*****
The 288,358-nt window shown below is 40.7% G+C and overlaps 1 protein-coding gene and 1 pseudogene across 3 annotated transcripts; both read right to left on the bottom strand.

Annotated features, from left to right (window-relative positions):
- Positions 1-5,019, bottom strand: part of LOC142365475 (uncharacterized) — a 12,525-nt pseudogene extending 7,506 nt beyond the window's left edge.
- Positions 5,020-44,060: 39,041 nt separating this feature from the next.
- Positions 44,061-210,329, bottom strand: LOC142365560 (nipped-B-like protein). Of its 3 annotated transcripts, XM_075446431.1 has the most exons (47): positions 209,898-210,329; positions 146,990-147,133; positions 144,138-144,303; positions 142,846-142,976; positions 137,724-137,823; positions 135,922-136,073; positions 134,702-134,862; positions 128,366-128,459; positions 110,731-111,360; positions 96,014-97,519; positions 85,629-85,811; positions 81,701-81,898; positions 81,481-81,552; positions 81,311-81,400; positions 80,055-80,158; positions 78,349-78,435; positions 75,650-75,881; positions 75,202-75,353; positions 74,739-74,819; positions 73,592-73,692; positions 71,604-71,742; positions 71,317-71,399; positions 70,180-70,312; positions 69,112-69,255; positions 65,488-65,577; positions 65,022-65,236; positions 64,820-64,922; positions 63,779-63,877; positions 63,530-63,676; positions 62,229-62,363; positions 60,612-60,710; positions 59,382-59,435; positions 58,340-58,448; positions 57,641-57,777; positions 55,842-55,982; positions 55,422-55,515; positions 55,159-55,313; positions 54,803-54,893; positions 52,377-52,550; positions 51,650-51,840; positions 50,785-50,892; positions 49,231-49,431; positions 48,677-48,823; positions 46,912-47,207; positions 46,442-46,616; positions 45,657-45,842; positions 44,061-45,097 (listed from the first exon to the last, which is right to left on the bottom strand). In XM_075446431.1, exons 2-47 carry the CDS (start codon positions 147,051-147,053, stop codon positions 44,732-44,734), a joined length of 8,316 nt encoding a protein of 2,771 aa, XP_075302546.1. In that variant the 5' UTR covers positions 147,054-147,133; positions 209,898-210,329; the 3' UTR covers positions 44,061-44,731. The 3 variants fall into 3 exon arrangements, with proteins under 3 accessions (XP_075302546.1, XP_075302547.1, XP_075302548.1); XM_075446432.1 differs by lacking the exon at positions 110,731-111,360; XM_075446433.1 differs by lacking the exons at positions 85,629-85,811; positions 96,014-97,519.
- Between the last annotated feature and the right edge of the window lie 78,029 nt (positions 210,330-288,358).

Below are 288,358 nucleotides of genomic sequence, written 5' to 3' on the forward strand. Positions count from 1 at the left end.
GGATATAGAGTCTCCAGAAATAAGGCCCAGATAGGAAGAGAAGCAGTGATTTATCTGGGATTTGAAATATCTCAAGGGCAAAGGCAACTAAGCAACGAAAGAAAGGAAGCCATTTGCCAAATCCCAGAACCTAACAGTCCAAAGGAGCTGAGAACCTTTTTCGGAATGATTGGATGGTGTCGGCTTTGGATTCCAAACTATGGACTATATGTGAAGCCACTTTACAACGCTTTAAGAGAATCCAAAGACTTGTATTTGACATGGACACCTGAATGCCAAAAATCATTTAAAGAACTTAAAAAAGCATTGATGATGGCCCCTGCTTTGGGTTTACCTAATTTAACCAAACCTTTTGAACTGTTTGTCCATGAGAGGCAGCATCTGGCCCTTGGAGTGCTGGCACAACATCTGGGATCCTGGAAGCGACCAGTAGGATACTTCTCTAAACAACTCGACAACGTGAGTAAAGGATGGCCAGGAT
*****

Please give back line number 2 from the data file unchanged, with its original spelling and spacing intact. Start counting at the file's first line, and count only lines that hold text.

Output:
Annotated features, from left to right (window-relative positions):